There it goes again. The arm twitched for a second time. Something is most definitely not right here. Dead men aren’t supposed to move. It’s one of the certainties of life: that, and taxes.

It must be some post death freak occurrence. Like when a body releases gas. All of the horrible things that you never saw before (well, not until CSI came along to separate your tea from its stomach).

What is death? You might as well ask what is life: what is that motive spark that separates a living, breathing human being from a hunk of flesh on a mortuary slab? It has long been something debated by the philosophers of this blue orb. Few philosophers ever reached the same conclusion as to its intent or meaning. The closest that the greatest of them ever got was the number forty two.

A finger taps on the metal of the table, not loud enough for anybody to hear it. Perhaps there is no noise – another tree in the forest? The same fingers of the arm that twitched. there is definitely something going on there. Something that shouldn’t be going on there, not unless it’s around the year thirty something anno domini and these guys called either Lazarus or Jesus. But there’s no sign that he’s a leper (nothing has dropped off yet) and there’s definitely no thorn pricks around his forehead. As it has been stated, there is no indication of how this guy died. No wounds at all.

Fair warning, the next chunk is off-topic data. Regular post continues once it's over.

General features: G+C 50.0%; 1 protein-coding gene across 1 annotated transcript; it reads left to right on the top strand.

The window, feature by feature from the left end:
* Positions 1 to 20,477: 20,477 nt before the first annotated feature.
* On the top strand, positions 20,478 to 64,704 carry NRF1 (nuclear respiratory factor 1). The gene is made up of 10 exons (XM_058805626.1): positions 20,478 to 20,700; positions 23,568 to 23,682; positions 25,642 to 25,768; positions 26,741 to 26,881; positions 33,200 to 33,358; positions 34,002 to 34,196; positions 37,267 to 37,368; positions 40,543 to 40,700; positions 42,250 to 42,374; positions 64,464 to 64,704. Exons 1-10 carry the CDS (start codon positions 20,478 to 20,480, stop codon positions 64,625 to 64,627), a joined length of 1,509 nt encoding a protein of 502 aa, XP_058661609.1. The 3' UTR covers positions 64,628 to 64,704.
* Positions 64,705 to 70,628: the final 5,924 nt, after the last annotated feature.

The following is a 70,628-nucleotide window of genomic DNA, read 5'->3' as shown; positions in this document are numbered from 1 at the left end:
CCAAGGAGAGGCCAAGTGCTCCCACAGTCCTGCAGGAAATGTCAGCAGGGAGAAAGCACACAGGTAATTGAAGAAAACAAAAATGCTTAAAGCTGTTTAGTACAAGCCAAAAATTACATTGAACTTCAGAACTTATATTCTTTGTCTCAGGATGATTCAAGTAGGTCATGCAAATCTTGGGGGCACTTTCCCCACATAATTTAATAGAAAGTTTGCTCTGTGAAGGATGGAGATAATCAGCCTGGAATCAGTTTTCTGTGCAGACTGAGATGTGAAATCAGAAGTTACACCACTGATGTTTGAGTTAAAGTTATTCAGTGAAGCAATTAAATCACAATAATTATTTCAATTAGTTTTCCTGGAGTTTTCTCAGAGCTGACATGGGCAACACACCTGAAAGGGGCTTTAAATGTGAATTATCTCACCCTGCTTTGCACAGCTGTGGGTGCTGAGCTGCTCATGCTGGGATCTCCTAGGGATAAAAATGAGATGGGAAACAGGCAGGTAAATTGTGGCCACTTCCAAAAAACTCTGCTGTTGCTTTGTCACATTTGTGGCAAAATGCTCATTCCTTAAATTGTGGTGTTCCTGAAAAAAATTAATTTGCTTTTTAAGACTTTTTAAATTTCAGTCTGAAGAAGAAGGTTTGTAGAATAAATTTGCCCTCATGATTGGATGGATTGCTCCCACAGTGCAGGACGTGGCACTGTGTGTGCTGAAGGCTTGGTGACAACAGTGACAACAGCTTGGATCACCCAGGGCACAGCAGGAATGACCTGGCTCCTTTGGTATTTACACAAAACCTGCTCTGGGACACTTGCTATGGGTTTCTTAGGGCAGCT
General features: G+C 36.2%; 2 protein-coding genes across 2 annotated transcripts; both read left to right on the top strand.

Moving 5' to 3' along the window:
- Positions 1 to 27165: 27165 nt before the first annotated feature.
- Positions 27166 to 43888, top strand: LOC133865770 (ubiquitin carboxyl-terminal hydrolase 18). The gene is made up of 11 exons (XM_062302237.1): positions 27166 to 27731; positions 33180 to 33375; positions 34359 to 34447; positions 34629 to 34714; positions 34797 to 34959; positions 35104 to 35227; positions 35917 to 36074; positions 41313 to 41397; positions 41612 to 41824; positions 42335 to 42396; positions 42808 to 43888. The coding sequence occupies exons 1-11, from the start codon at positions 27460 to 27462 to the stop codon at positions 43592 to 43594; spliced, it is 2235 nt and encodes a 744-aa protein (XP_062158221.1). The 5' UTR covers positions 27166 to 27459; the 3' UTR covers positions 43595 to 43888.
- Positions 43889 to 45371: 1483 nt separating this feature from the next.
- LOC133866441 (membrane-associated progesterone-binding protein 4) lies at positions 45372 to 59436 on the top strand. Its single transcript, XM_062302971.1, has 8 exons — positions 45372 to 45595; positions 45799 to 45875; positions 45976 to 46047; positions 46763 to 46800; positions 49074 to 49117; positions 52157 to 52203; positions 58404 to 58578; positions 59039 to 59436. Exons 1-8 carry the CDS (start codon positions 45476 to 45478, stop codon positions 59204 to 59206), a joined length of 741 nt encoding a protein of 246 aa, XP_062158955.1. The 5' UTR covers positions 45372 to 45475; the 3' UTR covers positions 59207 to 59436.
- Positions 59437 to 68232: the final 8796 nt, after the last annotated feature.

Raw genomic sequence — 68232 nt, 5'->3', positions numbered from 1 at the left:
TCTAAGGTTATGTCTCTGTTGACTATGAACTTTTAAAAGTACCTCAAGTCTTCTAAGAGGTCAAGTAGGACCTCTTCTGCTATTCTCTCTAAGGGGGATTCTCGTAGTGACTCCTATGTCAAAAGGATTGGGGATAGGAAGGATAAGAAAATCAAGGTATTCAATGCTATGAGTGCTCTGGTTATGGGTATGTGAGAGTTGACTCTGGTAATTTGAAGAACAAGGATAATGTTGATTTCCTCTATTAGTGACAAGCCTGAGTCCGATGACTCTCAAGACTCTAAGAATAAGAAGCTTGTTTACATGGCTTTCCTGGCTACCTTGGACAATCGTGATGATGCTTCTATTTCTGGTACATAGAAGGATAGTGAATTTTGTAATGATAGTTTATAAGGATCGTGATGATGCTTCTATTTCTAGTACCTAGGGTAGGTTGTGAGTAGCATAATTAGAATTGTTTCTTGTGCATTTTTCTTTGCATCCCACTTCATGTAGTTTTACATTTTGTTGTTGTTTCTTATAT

So there’s been a mistake. This guy’s not really dead after all. Errors do happen. Nope, sorry. This body is dead, and has been dead for the past day. That should mean absolutely zero brain activity. No oxygenated blood going to the brain equals cellular death of the little grey cells. Well, it’s supposed to. It always has before. But this corpse may just be a little bit different.

The arm feels the steel table that it’s on. It tries to, but the fingers have lost much of their sense of touch. They can’t tell that they’re on something cold. Only that they’re on something hard.

Nothing else works. The eyes won’t open, the torso won’t sit up, and the other arm is hors de combat. Well, the body is dead, after all. It’s pretty miraculous that one arm is working.

The arm feels the body, the fingers walking like a spider. Are they surprised to find that the body is naked? If so, they aren’t saying anything.

The left arm – that’s the mobile one – feels the right one, tries to massage some life back into it. It’s a bit too late for that, sugar. The arm doesn’t move. Not yet – but it will, given time. You can have all the time in the world, when you’re dead. It’s not like you’ve got death staring you in the face. Usually, it’s only the underside of a coffin lid.

There is a groan. Perhaps it was supposed to be a sentence. Or words. But it only comes out as a groan. Which rather disproves the tree-falling-down-in-a-forest theory, I’m afraid. And it shows that the vocal cords are working, at least to some extent. But there are definitely no identifiable words.